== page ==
New Year's has passed and many resolutions are hopefully still be in place - whether it is losing weight, eating healthier, or a myriad of other goals. These resolutions change with the passage of time, issues that did not have a “best before date” could be handled sometime in the future. Then middle age comes out of nowhere, and many of those “things” that need to be handled are now right over the horizon.
A Cautionary Tale
I have a personal story that should serve as a cautionary tale for anyone either nearing or contemplating retirement.
My uncle passed away in 1998, he had worked until age 82, (the last ten years part time) and my aunt worked until age 68. When he passed away his children felt that their mother was in relatively good shape financially. They had encouraged her to look after her funeral arrangements, while she was still mentally sharp and had the financial resources to do so.
My cousins noticed signs of dementia when she was 83 years old. She went into an assisted care retirement home. The cost was approximately $3,500 per month, and she stayed there for 6 years, (the cost was up to $4,100 per month by then) until her dementia had progressed to the point where she needed to be placed in a nursing home. The nursing home costs $2,800 per month*, plus extra help brings the total up to $3,600 per month. My aunt is now 94 and has burned through the majority of her life savings.*
All of my friends who having living parents have one question they are all asking themselves. What happens when their parents money runs out, and they are either in or will be needing to go into some sort of retirement home.
Peak Levels of Personal Wealth
You typically hit the peak level of your wealth when you are 55 to 64 years of age. By that point, the average household has accumulated a net worth of about $670,000. But don’t forget that this figure is inflated by a small number of wealthy households. The median household of the same age is worth only about $420,000. In recent years, Canadians have experienced little joy from the stock market, and so called safe investments are paying a minuscule amount of interest.
More and more, we have come to depend upon the real estate market to drive our wealth upward. Thanks to record low interest rates and innovations such as 30-year-mortgages, eager home buyers have propelled housing prices to double in value from a decade ago. Real estate now makes up an unprecedented share of our personal balance sheets. Despite the recession, most of us can take some satisfaction in the growth of our net worth over the past decade; however we should be aware of three warning signs that may indicate trouble ahead.
The Three Warning Signs
Warning Sign No. 1 is our addiction to debt. Back in 1990, the typical Canadian owed 91% of his or her disposable income. By 2000, our ratio of personal debt to disposable income had grown to 111%. It has now soared past 140% and is still climbing. We appear to have compensated for our stagnant paychecks over the past few decades by borrowing to make up for the raises we missed.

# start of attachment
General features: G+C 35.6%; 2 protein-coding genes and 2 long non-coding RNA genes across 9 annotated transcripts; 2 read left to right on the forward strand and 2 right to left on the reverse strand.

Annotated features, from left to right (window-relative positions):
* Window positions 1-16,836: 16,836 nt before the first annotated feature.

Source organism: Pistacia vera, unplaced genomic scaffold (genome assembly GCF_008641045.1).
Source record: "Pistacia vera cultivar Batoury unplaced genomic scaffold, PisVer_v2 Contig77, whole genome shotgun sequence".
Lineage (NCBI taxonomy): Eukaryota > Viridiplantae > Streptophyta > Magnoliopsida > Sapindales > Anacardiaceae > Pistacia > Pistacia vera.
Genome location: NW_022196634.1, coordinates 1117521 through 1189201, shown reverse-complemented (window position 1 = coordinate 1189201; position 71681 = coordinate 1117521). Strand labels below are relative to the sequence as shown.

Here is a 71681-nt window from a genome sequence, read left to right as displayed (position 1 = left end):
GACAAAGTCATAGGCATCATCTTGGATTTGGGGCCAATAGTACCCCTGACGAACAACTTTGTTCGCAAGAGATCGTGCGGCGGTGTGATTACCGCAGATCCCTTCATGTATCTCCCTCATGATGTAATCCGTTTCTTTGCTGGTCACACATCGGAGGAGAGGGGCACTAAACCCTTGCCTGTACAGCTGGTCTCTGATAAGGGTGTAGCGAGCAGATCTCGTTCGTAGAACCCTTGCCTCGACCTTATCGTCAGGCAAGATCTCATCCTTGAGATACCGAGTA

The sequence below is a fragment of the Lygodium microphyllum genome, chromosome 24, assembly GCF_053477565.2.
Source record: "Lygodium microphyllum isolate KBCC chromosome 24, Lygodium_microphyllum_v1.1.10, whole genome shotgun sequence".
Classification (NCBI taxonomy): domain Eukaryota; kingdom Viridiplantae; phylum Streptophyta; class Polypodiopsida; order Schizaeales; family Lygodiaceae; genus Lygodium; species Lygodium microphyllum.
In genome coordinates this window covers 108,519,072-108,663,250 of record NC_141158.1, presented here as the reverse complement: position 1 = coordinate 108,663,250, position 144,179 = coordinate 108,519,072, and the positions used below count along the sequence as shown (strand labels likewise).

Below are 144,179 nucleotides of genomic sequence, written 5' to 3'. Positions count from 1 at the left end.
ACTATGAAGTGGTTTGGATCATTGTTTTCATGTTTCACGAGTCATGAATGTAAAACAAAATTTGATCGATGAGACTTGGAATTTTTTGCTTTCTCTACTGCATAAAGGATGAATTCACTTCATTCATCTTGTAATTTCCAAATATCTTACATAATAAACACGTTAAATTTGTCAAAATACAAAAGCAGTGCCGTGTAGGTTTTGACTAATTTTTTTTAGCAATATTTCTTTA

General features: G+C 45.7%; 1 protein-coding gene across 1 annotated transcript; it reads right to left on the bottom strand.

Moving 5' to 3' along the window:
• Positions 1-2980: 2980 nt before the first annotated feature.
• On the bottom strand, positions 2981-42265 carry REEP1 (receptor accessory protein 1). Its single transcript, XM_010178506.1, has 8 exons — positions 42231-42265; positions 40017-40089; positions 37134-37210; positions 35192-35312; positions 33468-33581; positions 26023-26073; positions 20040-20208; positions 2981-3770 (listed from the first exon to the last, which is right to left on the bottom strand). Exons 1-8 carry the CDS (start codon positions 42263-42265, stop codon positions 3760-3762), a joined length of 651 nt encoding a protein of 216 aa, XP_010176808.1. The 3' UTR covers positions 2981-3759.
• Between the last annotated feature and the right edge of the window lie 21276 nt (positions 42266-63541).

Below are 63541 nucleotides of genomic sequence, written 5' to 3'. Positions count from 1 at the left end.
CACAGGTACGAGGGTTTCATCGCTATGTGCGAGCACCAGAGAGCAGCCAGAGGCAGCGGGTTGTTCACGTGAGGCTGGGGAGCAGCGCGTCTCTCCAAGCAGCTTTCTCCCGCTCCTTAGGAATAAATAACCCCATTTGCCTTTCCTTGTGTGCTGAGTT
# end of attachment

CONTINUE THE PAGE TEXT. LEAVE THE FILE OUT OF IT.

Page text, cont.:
High debt levels are an excellent predictor of bankruptcies, so the staggering increases in our personal debt makes it likely that we will see more insolvency during the years ahead. We are already witnessing a dramatic increase in bankruptcies among older Canadians.
Call this Warning Sign No. 2. Since 1990 the rate of insolvency among Canadians 55 and older has shot up by more than 500%. It is a striking and worrisome fact that more and more Canadians are reaching the end of their working lives encumbered by debt. It seems that as the boomer generation edges into their 60s, a significant number are finding themselves unprepared for retirement.
This brings us to Warning Sign No. 3: our fascination with real estate. One reason that so many older Canadians have large amounts of debt is because of our growing reliance on real estate and hence mortgages and lines of credit backed by this real estate. Back in the mid-1990s, real estate constituted about a third of a typical household’s assets. It now accounts for 40%. If real estate prices remain strong, our willingness to go into debt to purchase homes will be justified. But our wealth could take a major hit if prices dip. *
All of the experts agree, if you do not have sufficient savings to fund your retirement start a savings program now. It is also essential to have a valid will and have designated a responsible person to be your Power of Attorney, in case you becoming incapacitated and cannot make your own decisions.
All financial experts agree that prepaying your funeral is one of the best gifts you can give your family; it ensures that your wishes are carried out and removes the emotional and financial burden on your family. No one is left scrambling to try to ascertain what kind of a final sendoff you desired, along with the stress of finding the funds to pay for the funeral itself.
The Final Needs Planning Program, is considered the most efficient and effective way of looking after both the planning and prepaying of your funeral in Canada. To find out how our program can help both you and your family contact us at: www.finalneedsplanning.ca or 1-800-661-8908.
.* All figures are in Canadian Dollars
** Figures compiled by Money Sense